UX design

The definition of user experience design, or UX design, is widely varied. The User Experience Professionals Association (UXPA), one of the pre-eminent professional organizations for the field of UX Design, has an entire UX definitions page with multiple perspectives. Similarly, the Wikipedia definition lacks citations for verification and has been flagged with multiple issues.

This variance is likely for two reasons:

  1. UX design as a trade is relatively new, and the landscape is constantly evolving as new media and technology shift and expand.
  2. The experience part of UX design can mean many different things—products, tools, systems, services, websites, apps, or events—and each type of experience can require specific skills.

However, all UX design roles share a common thread in defining, creating, and improving the experiences of users. People practicing UX design understand who their users are by uncovering and prioritizing what they want, then planning and building experiences to meet those needs effectively, efficiently, and delightfully—all while balancing business goals.

Why is UX design valuable?

Due in part to the rapid growth of the technology industry, UX design has exploded in recent years. But it’s also indicative of an increased recognition in the value that UX design processes can bring to businesses: It helps accelerate customer growth and retention by building user loyalty and focusing team efforts on real user problems, rather than internally perceived problems.

Unsurprisingly, UX design is not unique to technology companies. Some of the many industries that employ UX design are service, entertainment, and manufacturing. It’s also practiced widely in the military and public sectors.

Who practices UX design?

UX design is frequently practiced by UX designers, who are often generalists with a background in design, psychology, research, computer science, or a hybrid field. Product designers, project or product managers, information architects, UI designers, and engineers also practice components of UX design.

How is UX design performed?

Though the skills can vary, the process of UX design often follows a similar rhythm:

  1. Foundational learning and understanding through research.
  2. Divergence and exploration.
  3. Convergence and creation.
  4. Evaluation and validation.
  5. Iteration.

Depending on the organization’s overall process and intended output, this process can take on many different forms and cadences.

What is involved in UX design?

UX designers excel in communication and skillfully balance the needs of business, data, marketing, and technical teams with the needs of users. They often work in a landscape of changing technologies and tools, so they must adapt quickly and remain lifelong learners.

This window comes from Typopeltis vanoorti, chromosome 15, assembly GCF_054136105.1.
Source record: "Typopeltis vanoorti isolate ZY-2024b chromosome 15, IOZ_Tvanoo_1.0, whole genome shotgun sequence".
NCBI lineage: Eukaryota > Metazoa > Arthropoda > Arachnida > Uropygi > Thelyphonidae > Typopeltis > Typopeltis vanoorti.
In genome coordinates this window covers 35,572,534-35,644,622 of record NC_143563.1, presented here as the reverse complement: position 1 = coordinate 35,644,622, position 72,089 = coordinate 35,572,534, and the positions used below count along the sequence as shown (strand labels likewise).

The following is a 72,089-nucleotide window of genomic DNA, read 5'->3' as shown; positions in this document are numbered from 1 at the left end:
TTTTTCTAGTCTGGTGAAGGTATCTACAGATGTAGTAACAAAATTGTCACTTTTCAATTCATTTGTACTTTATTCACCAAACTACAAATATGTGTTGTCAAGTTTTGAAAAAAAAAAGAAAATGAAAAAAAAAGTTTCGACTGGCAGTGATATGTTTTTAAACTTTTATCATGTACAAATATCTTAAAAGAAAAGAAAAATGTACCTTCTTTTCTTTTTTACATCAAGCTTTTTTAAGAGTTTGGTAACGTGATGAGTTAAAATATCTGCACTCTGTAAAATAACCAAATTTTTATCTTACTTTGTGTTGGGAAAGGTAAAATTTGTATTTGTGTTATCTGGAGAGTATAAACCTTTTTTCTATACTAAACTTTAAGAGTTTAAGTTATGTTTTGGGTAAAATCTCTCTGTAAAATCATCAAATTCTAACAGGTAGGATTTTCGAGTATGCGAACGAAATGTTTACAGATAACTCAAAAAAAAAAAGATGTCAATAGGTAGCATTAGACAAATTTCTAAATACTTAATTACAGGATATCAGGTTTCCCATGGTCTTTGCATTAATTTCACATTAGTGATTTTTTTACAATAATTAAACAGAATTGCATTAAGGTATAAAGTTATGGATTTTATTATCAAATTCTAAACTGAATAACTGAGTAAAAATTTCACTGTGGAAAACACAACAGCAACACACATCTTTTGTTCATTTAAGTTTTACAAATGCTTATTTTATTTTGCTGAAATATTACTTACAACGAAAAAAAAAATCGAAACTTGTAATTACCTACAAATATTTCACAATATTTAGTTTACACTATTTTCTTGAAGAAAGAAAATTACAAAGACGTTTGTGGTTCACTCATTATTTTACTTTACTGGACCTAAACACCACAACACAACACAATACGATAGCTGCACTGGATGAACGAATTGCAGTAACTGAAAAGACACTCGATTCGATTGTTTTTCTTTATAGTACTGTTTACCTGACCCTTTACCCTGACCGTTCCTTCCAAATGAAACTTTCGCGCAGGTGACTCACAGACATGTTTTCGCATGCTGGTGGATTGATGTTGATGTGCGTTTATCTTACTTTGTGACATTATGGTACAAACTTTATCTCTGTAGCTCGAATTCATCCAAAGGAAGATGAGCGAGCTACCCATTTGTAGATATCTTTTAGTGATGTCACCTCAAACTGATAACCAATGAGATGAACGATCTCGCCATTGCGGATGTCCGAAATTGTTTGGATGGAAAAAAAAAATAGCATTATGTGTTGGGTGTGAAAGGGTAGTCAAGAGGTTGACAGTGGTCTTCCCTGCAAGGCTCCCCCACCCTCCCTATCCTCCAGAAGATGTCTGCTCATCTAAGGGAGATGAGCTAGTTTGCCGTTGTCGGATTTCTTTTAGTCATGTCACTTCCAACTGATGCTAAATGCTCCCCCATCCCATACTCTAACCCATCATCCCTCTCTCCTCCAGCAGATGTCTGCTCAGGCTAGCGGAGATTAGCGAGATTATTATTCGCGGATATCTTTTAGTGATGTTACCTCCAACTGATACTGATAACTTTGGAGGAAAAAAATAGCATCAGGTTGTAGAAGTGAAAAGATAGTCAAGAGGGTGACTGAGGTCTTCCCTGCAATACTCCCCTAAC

Hard skills in UX design

This is not necessarily a comprehensive list for each UX design job. Usually, larger organizations require a higher degree of mastery in a smaller variety of skills, while smaller companies require proficiency in a wider range of skills, even beyond what is listed here.

Quantitative research is most often the “what’s happening” metric used to evaluate the performance of any given UX design. It’s not always conducted by the UX designers, but very often consumed by them. Usually, performance benchmarks for incremental improvements are measured by user-tracking tools like Google Analytics, Mode, or Segment. Sometimes, understanding preferences or evaluating new concepts requires other methodologies like surveys, A/B testing, clickstream analysis, and conjoint studies.

Qualitative research is a broad field with many specialists (UX researchers). Some of the many types of research UX designers conduct or utilize include focus groups, contextual inquiries, user interviews, cafe studies, usability testing, and accessibility testing.

The development of user personas helps to separate the different tasks and intentions of different types of users or customers in a given experience. These archetypes represent a large subset of typical users, and are based on the research of a current—or possible—user base. They can take the form of posters, cards, slides, or even videos, but the intent is to personify users and their needs with realistic examples, promoting alignment and effectiveness for anyone involved.

User flows and journey diagramming help the designer understand how a user moves through a given experience. They define intended functionality, identifying decision points and possible frustrations or errors they have as they navigate and progress through the flow.

Empathy mapping outlines a user’s emotions as they travel through any given experience. For example, users often feel higher anxiety when asked to provide personal or sensitive information. It’s important to research and note these moments across the experience so that the sequencing, content, and interface all make a user feel comfortable and taken care of, even when something doesn’t work perfectly.